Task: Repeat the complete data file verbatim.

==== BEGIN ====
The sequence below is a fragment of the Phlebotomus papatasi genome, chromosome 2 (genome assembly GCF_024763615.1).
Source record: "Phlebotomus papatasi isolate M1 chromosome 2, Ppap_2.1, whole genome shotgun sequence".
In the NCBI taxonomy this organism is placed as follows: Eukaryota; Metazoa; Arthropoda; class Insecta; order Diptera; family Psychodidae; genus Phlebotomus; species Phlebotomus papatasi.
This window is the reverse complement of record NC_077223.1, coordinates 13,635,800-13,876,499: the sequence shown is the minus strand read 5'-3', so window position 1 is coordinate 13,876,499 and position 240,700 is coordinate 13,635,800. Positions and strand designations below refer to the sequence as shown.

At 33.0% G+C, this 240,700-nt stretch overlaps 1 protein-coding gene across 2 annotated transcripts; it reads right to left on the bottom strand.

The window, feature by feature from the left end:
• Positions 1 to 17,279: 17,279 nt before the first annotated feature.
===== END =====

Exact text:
The sequence below is a fragment of the Phlebotomus papatasi genome, chromosome 2 (genome assembly GCF_024763615.1).
Source record: "Phlebotomus papatasi isolate M1 chromosome 2, Ppap_2.1, whole genome shotgun sequence".
In the NCBI taxonomy this organism is placed as follows: Eukaryota; Metazoa; Arthropoda; class Insecta; order Diptera; family Psychodidae; genus Phlebotomus; species Phlebotomus papatasi.
This window is the reverse complement of record NC_077223.1, coordinates 13,635,800-13,876,499: the sequence shown is the minus strand read 5'-3', so window position 1 is coordinate 13,876,499 and position 240,700 is coordinate 13,635,800. Positions and strand designations below refer to the sequence as shown.

At 33.0% G+C, this 240,700-nt stretch overlaps 1 protein-coding gene across 2 annotated transcripts; it reads right to left on the bottom strand.

The window, feature by feature from the left end:
• Positions 1 to 17,279: 17,279 nt before the first annotated feature.